Some phrases really should be banned from the workplace.
You know them when you hear them.
They are the sorts of things that make people wonder how their boss ever got promoted in the first place.
And yet, they are the kinds of things we all hear, and maybe even say, all too often.
If any of these sound familiar, hopefully it’s because someone ELSE is saying them.
So steer clear.
1) “I don’t care what you think, I just want it done!”
Now there’s a boss who knows how to get things done. Yeah, right! The one thing this type of boss needs to do well is hiring, because his people are fleeing for the door right this moment.
A manager who barks orders like this and verbally announces such little interest in the ideas of others, (even if they are bad ideas) will soon have no one left to lead.
2) “If you don’t want this job, I’ll find someone who does.”
Sure, people work to make money.
But great leaders understand that pay is but one part of a worthwhile professional relationship. And it’s not always the most important.
To attract and keep good people, managers must move beyond the dollars-and-cents and let people own their jobs.
Give people the tools, direction and responsibility, and let them know that their contributions have value.
Bad bosses, on the other hand, love to remind employees that it’s all about the transaction “You work for me.”
They never fail to remind team members that someone else would take the job if you ever got sick of it or let the lousy manager down in some way.
3) “There is nothing I can do.”
This is the ultimate cop out in an easy-open can.
Right off the bat it sounds like, “there’s nothing I’m willing to do.”
So, instead of putting up a wall, ask the employee the much more productive question, “How do you suggest we address this?”
Hear her out and take it from there.
4) “I need more people like me.”
Um, probably not. And it’s very likely no one around you wants more mini-Yous, either.
Leaders understand that the key to innovation and growth is diversity of thought. They don’t want yes-men or yes-women.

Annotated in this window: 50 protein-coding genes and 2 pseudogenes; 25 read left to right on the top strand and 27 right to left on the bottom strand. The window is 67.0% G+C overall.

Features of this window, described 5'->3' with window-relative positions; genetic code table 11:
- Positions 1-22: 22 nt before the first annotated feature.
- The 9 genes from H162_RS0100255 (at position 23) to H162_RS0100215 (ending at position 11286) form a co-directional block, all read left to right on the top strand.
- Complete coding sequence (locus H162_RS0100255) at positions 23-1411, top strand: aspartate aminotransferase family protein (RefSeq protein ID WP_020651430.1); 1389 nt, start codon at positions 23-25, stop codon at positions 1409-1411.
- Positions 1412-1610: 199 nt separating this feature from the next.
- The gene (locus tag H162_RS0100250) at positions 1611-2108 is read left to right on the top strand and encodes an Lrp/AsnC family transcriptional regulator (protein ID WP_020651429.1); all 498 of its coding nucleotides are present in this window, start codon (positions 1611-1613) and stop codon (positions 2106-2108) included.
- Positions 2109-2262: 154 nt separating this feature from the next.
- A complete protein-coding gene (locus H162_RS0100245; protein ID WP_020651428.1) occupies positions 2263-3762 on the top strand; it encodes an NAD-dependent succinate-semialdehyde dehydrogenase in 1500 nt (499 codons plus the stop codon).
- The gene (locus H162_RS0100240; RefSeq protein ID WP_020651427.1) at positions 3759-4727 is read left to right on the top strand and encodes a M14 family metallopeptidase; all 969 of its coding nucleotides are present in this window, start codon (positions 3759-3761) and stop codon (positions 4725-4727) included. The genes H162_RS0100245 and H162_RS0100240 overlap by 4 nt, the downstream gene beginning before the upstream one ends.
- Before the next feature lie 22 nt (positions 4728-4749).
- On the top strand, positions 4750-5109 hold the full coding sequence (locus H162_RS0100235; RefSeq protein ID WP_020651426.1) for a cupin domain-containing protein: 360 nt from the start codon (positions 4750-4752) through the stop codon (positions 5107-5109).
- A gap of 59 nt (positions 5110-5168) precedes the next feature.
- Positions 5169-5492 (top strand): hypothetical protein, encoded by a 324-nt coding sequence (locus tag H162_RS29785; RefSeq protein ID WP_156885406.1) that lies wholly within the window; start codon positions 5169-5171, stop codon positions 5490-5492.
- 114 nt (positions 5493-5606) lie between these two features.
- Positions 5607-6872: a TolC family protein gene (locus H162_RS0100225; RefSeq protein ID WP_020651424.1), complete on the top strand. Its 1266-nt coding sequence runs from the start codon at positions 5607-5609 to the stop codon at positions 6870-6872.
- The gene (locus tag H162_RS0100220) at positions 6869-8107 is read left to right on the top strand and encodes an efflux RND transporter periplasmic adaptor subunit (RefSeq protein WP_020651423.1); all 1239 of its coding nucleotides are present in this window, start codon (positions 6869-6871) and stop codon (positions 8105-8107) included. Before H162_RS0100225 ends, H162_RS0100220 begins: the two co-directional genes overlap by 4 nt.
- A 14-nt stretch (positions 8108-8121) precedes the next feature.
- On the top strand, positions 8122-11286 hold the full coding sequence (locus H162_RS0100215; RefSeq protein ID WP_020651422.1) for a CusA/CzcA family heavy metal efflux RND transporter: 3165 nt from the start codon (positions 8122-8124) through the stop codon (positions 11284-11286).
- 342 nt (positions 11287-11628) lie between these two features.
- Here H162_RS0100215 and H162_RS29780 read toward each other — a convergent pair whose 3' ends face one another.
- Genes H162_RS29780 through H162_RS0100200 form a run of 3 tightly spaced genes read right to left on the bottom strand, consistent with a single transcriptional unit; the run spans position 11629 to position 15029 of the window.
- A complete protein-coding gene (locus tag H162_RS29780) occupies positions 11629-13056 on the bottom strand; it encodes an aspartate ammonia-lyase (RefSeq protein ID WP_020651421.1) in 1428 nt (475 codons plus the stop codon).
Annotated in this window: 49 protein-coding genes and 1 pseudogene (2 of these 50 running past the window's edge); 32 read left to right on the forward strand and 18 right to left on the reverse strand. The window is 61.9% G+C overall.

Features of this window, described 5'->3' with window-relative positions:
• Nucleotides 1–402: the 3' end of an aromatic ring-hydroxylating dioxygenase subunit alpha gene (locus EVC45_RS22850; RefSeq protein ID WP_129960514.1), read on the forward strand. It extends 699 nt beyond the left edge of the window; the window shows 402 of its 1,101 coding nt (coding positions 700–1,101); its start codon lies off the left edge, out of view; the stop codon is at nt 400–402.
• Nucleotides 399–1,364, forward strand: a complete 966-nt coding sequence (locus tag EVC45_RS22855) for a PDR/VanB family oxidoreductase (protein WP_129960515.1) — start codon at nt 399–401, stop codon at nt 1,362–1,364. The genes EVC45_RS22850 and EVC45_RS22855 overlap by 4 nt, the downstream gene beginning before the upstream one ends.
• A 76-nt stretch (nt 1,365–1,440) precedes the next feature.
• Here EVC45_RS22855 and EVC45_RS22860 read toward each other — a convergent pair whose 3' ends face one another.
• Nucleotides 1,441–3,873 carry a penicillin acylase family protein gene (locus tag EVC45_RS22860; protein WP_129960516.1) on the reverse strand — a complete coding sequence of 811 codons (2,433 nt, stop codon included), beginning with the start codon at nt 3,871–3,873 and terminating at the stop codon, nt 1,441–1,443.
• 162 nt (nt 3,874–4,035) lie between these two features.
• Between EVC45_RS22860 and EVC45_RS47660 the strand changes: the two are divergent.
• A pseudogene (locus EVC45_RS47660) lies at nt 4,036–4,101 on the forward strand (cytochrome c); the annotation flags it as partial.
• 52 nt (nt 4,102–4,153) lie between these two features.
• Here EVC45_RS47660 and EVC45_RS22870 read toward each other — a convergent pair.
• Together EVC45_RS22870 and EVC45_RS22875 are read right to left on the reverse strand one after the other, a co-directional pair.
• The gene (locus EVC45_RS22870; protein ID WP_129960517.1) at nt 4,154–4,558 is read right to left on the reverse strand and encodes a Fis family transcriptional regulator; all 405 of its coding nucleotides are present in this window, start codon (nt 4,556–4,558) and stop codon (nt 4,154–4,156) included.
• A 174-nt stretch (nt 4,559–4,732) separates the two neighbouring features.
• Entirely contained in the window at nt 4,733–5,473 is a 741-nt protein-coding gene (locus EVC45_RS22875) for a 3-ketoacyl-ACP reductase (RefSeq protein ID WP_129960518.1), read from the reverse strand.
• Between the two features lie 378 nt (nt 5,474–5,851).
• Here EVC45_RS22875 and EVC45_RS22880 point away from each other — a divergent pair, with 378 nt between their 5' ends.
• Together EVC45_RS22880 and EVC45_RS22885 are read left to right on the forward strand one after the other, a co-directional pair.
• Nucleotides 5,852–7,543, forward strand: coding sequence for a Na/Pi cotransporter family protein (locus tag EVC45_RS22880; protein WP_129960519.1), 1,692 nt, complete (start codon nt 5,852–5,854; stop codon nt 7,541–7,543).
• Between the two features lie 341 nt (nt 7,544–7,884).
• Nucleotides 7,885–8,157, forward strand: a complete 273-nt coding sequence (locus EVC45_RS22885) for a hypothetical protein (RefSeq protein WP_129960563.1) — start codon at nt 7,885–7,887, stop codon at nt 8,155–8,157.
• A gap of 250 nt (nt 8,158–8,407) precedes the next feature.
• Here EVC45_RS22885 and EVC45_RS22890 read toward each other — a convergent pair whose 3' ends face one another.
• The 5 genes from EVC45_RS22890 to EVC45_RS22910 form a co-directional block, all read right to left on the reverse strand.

We all fall for this from time to time.
We think, “if only they worked as well as I do.” And on a single, narrowly defined effort, that might be true.
But beyond that? How good would an opera be with nine sopranos and no tenors or baritones?
Or a basketball team with five point guards?
Or a high school where every teacher taught biology?
You get the picture.
5) “You don’t know what you are talking about.”
Not only is this insulting, it will suck the life right out of employees.
Of course, the employee may not know what he or she is talking about. But a good manager will take that opportunity to have a “teaching moment.”
In a positive way, show the employee the right way to do the job or explain why his or her thinking is misguided.
In the end, you’ll have a better employee, one who is engaged and appreciative of the help you’ve given.
6) “I didn’t see that one coming.”
Really? You and the rest of the gifted leadership in this building have been wearing blinders for so long that you didn’t know?
This statement also suggests a manager who keeps his head in the sand micromanaging, and so was obscured from the larger picture.
Either way, when faced with a surprise situation, try to gather the facts before assessing what to do — or say — next.
There will always be surprises out there. Just remember: The bigger the gap between the reality that unfolds and expectations that we hold, the more intense the level of frustration will be.
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These are all great reviews of being an Awesome manager. Just wish All managers would read them and better themselves and their company. To many in these positions think they already know everything.
fed up fred says
Most managers, directors and vp’s don’t concern themselves with wisdom such as this. They don’t need to. They are important and indispensable, you’re not. Oh how the world needs to change.
John Wright says
Beware! For those of you who manage managers, our global research shows that 25% of supervisors are “bad bosses!” 45% manage (however effectively) but do not lead. Only 30% are leaders that inspire peak performance and change lives (personally and professionally) for the better. Since workers rarely use the “open door” to complain about a bad boss due to fear of retaliation, good managers need to be aware of clues like the comments above to identify bad bosses and begin a coaching process to improve them or remove them.
Rich Henson says
Thanks John. Those are scary statistics.